This visa service fee for US citizens can be paid by Visa, Mastercard, Money Order or Cashier’s Check (make check payable to “Chinese Embassy”). The Chinese embassy does not accept cash or personal checks.

**Note**: This cost is accurate as of March 2024. While visa application fees don’t change often, that doesn’t mean it’s not possible. Check with your nearest Chinese consulate in the United States to find out the most current visa fees.

How long does it take to receive a China visa in the United States?

Processing times prior to the pandemic were 4 business days, but Covid has made things a bit less “normal”. Because of the new appointment system, that processing time jumped to somewhere between 26-29 business days.

Thankfully, that timeframe is slowly decreasing, but it’s still good to give plenty of time for the visa process.

There are expedited services available, but so far they don’t seem to speed up any part of the process except the mailing of documents (using next-day mail). It’s best to just plan for this process to take a while.

How to Apply for a China Visa for US Citizens

The application process to get a China visa for US citizens is pretty straight forward. Unfortunately, that doesn’t mean it’s easy. Another unfortunate reality is that not every China consulate follows the same rules, so keep that in mind.

Step 1: Submit a COVA (China Online Visa Application)

Before you can visit the China embassy/consulate or submit your visa application, you will first need to fill out the COVA, or China Online Visa Application, to receive a visa ID number.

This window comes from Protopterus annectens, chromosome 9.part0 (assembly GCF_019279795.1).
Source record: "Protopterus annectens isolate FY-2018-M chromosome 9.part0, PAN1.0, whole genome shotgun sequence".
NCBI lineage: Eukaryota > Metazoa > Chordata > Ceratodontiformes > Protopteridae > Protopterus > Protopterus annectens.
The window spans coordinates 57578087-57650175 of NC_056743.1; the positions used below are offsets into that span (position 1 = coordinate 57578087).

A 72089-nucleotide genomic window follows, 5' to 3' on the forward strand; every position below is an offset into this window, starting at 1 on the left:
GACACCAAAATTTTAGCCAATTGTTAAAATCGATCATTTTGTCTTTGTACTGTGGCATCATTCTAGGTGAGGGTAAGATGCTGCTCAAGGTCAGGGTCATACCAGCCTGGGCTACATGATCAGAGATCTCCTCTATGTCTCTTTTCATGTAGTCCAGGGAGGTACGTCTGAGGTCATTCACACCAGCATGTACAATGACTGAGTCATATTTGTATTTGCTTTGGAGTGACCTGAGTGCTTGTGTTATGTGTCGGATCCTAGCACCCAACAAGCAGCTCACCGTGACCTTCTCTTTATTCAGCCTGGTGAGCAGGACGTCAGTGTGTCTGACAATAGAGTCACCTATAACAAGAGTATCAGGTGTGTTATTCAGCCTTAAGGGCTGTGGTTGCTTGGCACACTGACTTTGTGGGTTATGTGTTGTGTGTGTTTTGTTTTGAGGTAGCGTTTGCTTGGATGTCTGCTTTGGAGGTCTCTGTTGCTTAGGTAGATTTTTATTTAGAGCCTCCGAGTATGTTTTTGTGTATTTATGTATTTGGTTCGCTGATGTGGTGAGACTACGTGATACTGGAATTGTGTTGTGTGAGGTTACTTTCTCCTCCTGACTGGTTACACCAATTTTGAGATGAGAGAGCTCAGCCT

Step 2: Make Appointment at the China Embassy/Consulate

Unfortunately, you can’t just apply to any Chinese embassy. You must apply to the embassy that serves the state which is your legal residence (i.e. the state listed on your driver’s license).

Based on this map, you’ll see that if your legal residence is Tennessee, you will have to apply for your Chinese visa in Washington D.C. If you try to apply in Los Angeles, your application will be rejected.

Note: Due to ongoing political tensions, China was ordered to close the China consulate in Houston. Residents of the southern states are now directed to the embassy in Washington D.C..

You will need to use the ID from the COVA in step 1 to make an appointment at the embassy.

Step 3: Bring Documents & Passport to Consulate for Appointment

Once you have your COVA ID and an appointment, you have to wait for that time to physically bring your passport and all of the required documentation with you to the consulte.

You cannot mail this in!

Unless you live next to a consular office, this is on reason why it’s best to work with a visa service like Passport Visas Express. Somebody has to bring your passport and documents to the appointment, and it’s usually easier to have a trusted service do it for you.

The last thing you want it to show up for an appointment only to find out that you didn’t bring the right documents or you filled out the COVA incorrectly. A visa service helps to prevent that.

They will pick up your passport once the visa has been issued and mail it back to you.

The link above includes a 10% discount on your visa service fee, so make sure you take advantage of the savings!

Frequently Asked Questions | China Visa for US Citizens

In addition to all the information I’ve shared above, I get a number of other questions from travelers about getting a China visa for US citizens. Hopefully this can answer some of your questions as well.

Are US Citizens Eligible for China’s Visa-Free Transit? (72 & 144 hr visas)